For fans of A Song of Ice and Fire, the Iron King is a great distraction whilst waiting for the next GRRM book!

Night Circus

The Night Circus - Erin Morgenstern The Night Circus is a charming and enjoyable, if not slow, read, but it is far from perfect.

The novel comprises of two stories woven together. One story is about a young man (Bailey) who encounters and is enamored by the circus and the other, the main story, is of two star-crossed lovers (Marco and Celia) who use the circus as a highly elaborate (and magical) "love letter"/competitive arena.

The characters are quite flat in this book, although I did very much enjoy Bailey's side of the story. I wasn't quite convinced of Marco and Celia's love for one another - would they have fallen in love if they hadn't been bound by magic? - and I found them to be annoyingly perfect. One of the characters goes through quite an abrupt shift in personality too - Chandresh literally went from eccentric to batsh*t crazy within pages.

I was more disappointed with the magic system and the competition between Celia and Marco though. There seemed to be no bounds as to what was achievable with magic. Perhaps there were some hidden rules, but they were never explained despite many of the characters being quite adept at using magic. Again with the rules - the competitors are not told the rules of the game. Despite the game being played over the course of several years, the competitors only manage to figure out one! What kind of game is that???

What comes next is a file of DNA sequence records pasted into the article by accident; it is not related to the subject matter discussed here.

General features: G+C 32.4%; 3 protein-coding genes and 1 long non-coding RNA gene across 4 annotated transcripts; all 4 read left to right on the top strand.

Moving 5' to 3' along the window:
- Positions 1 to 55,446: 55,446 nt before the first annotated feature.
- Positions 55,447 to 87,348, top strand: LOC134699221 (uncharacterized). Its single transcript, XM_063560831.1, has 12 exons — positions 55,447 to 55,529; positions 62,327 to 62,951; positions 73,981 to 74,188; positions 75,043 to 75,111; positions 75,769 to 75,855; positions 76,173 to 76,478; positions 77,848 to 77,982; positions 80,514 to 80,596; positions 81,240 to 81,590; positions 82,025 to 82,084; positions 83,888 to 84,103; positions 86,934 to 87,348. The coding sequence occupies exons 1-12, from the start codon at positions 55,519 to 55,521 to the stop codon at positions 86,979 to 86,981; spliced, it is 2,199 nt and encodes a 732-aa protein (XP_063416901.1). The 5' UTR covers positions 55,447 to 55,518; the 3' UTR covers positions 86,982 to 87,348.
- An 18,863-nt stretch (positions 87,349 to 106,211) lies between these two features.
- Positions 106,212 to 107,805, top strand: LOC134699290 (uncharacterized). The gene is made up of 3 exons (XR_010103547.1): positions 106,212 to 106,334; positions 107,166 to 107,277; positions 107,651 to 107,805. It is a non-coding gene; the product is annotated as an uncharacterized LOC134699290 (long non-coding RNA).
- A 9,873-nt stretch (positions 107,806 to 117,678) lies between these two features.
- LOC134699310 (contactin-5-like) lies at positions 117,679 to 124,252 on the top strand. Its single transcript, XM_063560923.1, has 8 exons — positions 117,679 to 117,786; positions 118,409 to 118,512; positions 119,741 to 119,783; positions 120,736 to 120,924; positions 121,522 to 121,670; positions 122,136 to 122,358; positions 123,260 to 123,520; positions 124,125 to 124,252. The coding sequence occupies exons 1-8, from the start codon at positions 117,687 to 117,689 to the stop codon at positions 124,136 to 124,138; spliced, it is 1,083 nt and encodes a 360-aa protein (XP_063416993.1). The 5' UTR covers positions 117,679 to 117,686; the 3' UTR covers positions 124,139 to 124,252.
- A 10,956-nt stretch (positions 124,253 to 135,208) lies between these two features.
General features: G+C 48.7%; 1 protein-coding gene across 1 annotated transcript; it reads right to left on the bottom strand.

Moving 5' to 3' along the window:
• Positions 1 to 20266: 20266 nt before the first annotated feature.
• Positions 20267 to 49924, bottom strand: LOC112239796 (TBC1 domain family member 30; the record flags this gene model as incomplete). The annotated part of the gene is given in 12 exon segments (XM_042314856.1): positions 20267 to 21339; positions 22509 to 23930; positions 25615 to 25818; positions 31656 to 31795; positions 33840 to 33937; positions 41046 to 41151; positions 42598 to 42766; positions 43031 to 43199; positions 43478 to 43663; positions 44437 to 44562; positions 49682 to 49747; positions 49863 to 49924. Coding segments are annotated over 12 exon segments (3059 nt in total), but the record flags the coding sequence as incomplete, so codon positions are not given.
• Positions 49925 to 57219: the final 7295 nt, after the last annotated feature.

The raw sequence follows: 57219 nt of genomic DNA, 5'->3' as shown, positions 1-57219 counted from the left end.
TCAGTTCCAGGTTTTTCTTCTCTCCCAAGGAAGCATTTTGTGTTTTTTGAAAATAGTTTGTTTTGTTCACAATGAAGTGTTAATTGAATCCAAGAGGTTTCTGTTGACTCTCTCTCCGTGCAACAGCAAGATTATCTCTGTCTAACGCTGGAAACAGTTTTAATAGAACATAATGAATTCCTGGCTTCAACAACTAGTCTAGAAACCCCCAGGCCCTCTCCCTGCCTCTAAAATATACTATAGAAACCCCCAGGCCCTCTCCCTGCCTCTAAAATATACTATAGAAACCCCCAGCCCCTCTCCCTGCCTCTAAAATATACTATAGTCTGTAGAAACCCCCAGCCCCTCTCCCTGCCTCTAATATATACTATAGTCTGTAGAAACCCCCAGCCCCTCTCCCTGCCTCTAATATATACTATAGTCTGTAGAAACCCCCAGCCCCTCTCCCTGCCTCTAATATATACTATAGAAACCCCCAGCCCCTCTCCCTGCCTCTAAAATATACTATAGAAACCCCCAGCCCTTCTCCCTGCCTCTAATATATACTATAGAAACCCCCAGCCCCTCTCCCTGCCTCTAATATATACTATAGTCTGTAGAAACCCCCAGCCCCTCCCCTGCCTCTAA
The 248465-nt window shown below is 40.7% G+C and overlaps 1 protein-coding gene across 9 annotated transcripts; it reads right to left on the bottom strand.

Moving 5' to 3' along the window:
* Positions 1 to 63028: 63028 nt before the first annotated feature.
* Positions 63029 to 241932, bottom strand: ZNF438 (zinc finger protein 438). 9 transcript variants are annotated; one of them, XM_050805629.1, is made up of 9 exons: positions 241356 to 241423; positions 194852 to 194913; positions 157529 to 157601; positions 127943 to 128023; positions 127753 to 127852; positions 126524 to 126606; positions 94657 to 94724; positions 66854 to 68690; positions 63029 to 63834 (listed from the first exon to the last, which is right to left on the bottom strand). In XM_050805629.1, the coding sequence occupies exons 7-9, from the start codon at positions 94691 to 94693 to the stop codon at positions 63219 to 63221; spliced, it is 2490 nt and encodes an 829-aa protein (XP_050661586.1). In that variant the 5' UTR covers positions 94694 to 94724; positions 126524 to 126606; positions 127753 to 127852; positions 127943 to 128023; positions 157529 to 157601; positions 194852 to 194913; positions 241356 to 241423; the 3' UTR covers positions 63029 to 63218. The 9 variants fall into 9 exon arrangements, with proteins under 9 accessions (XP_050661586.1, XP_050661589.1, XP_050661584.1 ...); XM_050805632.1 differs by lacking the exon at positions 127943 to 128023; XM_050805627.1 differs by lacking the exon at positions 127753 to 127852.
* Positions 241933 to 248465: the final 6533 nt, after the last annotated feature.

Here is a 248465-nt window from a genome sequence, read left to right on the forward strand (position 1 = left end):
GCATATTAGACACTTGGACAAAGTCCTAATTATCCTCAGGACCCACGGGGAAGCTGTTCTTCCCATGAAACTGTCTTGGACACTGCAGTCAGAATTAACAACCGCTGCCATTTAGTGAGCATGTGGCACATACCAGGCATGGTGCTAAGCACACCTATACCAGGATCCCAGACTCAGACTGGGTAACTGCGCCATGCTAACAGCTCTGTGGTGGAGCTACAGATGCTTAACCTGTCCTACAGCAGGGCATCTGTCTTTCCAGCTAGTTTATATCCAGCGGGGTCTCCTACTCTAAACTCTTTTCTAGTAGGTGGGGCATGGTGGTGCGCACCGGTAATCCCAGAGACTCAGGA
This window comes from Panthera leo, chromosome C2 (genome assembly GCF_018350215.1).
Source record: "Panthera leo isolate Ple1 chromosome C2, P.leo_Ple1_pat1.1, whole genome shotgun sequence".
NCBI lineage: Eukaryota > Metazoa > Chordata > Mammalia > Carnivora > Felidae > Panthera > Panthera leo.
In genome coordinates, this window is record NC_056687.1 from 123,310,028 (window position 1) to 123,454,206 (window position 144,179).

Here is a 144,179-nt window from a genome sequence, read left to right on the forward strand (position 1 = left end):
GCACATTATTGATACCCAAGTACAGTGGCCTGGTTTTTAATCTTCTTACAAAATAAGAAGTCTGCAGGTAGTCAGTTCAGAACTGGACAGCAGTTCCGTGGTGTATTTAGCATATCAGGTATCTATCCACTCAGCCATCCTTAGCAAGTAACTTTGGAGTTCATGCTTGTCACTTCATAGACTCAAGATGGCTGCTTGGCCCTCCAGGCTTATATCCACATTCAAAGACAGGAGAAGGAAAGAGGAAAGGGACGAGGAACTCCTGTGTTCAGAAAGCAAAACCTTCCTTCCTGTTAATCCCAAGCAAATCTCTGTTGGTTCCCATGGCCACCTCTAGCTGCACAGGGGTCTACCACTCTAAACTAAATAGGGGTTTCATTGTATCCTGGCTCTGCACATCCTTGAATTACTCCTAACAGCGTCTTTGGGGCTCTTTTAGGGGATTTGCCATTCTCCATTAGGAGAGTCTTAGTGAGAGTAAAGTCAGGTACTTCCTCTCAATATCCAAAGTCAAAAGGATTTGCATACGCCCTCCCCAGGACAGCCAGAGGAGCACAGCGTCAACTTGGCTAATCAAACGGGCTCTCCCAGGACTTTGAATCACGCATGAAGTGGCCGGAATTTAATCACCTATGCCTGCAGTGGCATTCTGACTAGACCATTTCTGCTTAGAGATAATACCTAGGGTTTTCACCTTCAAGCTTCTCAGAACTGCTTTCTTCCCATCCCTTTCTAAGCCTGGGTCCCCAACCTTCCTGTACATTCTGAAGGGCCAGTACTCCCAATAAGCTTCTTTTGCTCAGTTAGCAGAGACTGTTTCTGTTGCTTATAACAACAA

But despite all this I still enjoyed the book. There's an air of mystery around the circus and its mystery translates into the story itself.

The Dirty Streets of Heaven

The Dirty Streets of Heaven  - Tad Williams

Bobby Dollar is an angel who isn't particularly angelic. He's cynical, swears a lot, gets into epic bar fights, tells the occasional untruth, pines after demonic women and questions the existence of god and Heaven.

Usually, writing a book in first person can get dull - only having one perspective can make you want to rip your eyes out if the character has less personality than trigonometric functions. Luckily Tad Williams' character Bobby is a pretty cool guy. He's funny, quite charming in a "I can't believe you have the audacity to say that" way and too curious for his own sake.

It's Bobby's curiosity that gets him into trouble really. His angelic duty is to act as a heavenly lawyer and defend dead souls when they are judged to go to Heaven, Purgatory or Hell. Unfortunately, Bobby's life becomes violently chaotic when a dead soul magically disappears and he decides to investigate; it doesn't help that Hell thinks that he's stolen the soul!

Despite the whole Heaven and Hell thing, the story is not at all preachy. There's no preference towards a particular religious order (thereby neatly avoiding offending anyone). Through Bobby's eyes we see that Heaven isn't quite as perfect as it is made out to be and not all of Satan's servants are crazy evil. It's impressive that Williams managed to pull off moral ambiguity despite the black and white nature of the stage his story plays out in.

I really can't wait for the next book, especially as (part of) the story will be set in Hell.